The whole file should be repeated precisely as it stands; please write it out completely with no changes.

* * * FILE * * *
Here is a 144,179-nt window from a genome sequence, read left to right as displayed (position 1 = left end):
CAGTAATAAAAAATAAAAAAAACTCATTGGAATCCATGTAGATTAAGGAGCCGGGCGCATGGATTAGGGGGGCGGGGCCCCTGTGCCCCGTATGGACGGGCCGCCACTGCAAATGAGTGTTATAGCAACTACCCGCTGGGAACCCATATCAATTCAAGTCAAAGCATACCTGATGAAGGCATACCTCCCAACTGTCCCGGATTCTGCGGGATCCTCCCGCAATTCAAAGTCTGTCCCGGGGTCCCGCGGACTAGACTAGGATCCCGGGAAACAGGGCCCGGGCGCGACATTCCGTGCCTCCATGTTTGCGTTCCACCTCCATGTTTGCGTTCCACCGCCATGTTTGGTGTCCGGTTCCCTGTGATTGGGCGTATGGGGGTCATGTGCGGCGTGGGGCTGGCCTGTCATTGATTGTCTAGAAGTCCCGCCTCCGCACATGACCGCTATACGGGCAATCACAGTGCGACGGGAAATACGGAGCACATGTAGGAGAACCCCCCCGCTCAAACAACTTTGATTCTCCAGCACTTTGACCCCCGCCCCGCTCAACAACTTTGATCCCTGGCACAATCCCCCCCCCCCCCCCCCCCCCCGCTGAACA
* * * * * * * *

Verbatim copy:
Here is a 144,179-nt window from a genome sequence, read left to right as displayed (position 1 = left end):
CAGTAATAAAAAATAAAAAAAACTCATTGGAATCCATGTAGATTAAGGAGCCGGGCGCATGGATTAGGGGGGCGGGGCCCCTGTGCCCCGTATGGACGGGCCGCCACTGCAAATGAGTGTTATAGCAACTACCCGCTGGGAACCCATATCAATTCAAGTCAAAGCATACCTGATGAAGGCATACCTCCCAACTGTCCCGGATTCTGCGGGATCCTCCCGCAATTCAAAGTCTGTCCCGGGGTCCCGCGGACTAGACTAGGATCCCGGGAAACAGGGCCCGGGCGCGACATTCCGTGCCTCCATGTTTGCGTTCCACCTCCATGTTTGCGTTCCACCGCCATGTTTGGTGTCCGGTTCCCTGTGATTGGGCGTATGGGGGTCATGTGCGGCGTGGGGCTGGCCTGTCATTGATTGTCTAGAAGTCCCGCCTCCGCACATGACCGCTATACGGGCAATCACAGTGCGACGGGAAATACGGAGCACATGTAGGAGAACCCCCCCGCTCAAACAACTTTGATTCTCCAGCACTTTGACCCCCGCCCCGCTCAACAACTTTGATCCCTGGCACAATCCCCCCCCCCCCCCCCCCCCCCGCTGAACA